|Publication number||US4812298 A|
|Application number||US 06/910,601|
|Publication date||14 Mar 1989|
|Filing date||23 Sep 1986|
|Priority date||27 Sep 1985|
|Also published as||DE3668607D1, EP0217633A1, EP0217633B1|
|Publication number||06910601, 910601, US 4812298 A, US 4812298A, US-A-4812298, US4812298 A, US4812298A|
|Inventors||Yasuhiko Kohtoku, Teturo Kunisawa, Takuji Takahashi|
|Original Assignee||Ube Industries, Ltd.|
|Export Citation||BiBTeX, EndNote, RefMan|
|Patent Citations (13), Referenced by (9), Classifications (5), Legal Events (5)|
|External Links: USPTO, USPTO Assignment, Espacenet|
1. Field of the Invention
This invention relates to a method for producing sialon powders, particularly β-sialon powders.
2. Description of the Related Art
β-sialon is a substitution type solid solution in which some silicon sites are occupied by aluminum and some nitrogen sites are occupied by oxygen in a β-silicon nitride structure. The term sialon refers comprehensively to compounds and/or solid solutions composed of the Si,Al,O and N elements, but usually the term "sialon" merely refers to β-sialon, which is represented by the formula Si6-z Alz Oz N8-z (wherein z is a number greater than 0 and not greater than 4.2). In the present specification, sialon means β-sialon unless otherwise specifically noted.
Sialon has a high resistance to oxidation at a high temperature and also an excellent corrosion resistance to molten metals or slag, and therefore, sialon powders are useful as the starting material for various refractory materials. Also, sialon ceramics obtained by sintering sialon powders have hiqh strength and hardness at a high temperature and are excellent for use in engine parts, gas turbine parts or cutting tools.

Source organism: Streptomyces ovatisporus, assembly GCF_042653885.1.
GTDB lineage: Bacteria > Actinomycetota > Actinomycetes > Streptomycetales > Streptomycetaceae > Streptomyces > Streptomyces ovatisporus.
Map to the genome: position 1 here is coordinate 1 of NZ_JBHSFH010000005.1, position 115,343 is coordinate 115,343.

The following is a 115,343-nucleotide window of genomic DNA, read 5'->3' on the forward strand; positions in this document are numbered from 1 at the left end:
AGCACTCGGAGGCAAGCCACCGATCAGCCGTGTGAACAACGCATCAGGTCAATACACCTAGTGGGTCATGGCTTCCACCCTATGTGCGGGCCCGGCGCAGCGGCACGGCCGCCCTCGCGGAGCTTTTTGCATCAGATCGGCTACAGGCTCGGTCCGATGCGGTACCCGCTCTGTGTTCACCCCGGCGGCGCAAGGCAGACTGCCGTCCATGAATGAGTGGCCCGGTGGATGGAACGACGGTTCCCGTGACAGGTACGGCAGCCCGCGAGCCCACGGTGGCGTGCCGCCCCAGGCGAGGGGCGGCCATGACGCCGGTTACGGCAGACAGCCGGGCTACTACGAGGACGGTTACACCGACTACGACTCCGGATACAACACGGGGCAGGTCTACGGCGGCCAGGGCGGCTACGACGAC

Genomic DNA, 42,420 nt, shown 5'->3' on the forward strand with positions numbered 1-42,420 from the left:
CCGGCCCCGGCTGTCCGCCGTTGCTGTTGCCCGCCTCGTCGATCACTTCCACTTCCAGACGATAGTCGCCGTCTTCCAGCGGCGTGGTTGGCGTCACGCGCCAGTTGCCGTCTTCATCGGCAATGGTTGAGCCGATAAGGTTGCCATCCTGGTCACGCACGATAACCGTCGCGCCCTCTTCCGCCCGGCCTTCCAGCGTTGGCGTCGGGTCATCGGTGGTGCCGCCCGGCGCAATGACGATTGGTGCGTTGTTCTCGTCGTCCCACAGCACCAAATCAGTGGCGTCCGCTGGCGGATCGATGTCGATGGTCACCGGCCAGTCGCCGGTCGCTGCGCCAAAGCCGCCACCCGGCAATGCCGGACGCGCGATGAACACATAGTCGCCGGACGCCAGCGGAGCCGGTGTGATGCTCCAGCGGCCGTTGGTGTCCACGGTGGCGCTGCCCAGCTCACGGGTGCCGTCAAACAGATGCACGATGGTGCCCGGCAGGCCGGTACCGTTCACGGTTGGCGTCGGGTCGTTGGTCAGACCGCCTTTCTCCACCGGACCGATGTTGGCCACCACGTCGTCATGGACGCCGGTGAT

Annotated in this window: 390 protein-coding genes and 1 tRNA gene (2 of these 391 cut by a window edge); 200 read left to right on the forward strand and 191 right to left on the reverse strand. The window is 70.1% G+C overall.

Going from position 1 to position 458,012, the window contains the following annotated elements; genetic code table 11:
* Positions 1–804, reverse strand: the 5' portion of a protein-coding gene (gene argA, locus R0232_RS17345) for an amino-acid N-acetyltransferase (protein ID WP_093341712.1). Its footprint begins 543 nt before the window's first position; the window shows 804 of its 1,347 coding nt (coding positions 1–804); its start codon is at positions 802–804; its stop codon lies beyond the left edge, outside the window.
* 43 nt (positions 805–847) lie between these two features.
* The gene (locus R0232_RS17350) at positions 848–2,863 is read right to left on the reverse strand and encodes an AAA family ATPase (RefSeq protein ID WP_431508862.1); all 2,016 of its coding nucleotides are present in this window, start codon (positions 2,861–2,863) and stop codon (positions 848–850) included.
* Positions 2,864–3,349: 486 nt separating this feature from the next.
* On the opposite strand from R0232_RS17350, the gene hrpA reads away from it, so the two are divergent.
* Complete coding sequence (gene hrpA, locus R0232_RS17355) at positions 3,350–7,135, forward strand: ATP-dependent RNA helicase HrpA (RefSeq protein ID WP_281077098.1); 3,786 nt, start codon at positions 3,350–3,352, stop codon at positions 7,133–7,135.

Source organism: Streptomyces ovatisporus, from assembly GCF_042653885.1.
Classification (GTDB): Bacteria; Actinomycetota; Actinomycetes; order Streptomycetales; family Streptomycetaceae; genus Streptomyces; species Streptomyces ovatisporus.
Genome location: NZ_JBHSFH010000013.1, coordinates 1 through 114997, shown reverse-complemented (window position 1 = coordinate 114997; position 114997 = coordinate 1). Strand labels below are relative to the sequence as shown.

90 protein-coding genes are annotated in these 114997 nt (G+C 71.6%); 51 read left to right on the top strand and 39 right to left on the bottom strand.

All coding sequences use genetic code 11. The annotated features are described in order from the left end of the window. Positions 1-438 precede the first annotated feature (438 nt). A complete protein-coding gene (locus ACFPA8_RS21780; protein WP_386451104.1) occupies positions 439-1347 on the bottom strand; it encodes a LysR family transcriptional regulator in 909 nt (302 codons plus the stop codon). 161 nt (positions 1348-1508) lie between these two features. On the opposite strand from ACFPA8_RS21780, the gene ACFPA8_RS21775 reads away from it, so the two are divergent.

As a method for producing sialon powders, for example, the following methods are known.
(1) The method in which carbon is added to a clay mineral such as kaolinite, etc., which is a naturally occurring silica-alumina type mineral, and the mixture is subjected to carbothermal reduction and nitridation by heating in a nitrogen gas stream [Journal of Ceramic Society of Japan, 91, 442 (1983)].
(2) The method in which aluminum metal is added to a silica source such as shirasu, etc., and the mixture is heated in a nitrogen gas stream.
(3) The method in which a co-precipitate of aluminum hydroxide and silica gel is heated in an ammonia atmosphere [American Ceramic Society Bulletin, 58, 191 (1979)].
(4) The method in which carbon powder is uniformly dispersed in a silica-alumina mixture obtained by hydrolysis of a powder mixture of silicon alkoxide and aluminum alkoxide, and the dispersion is heated in a nitrogen gas atmosphere (Japanese Unexamined Patent Publication (Kokai) No. 60-145902).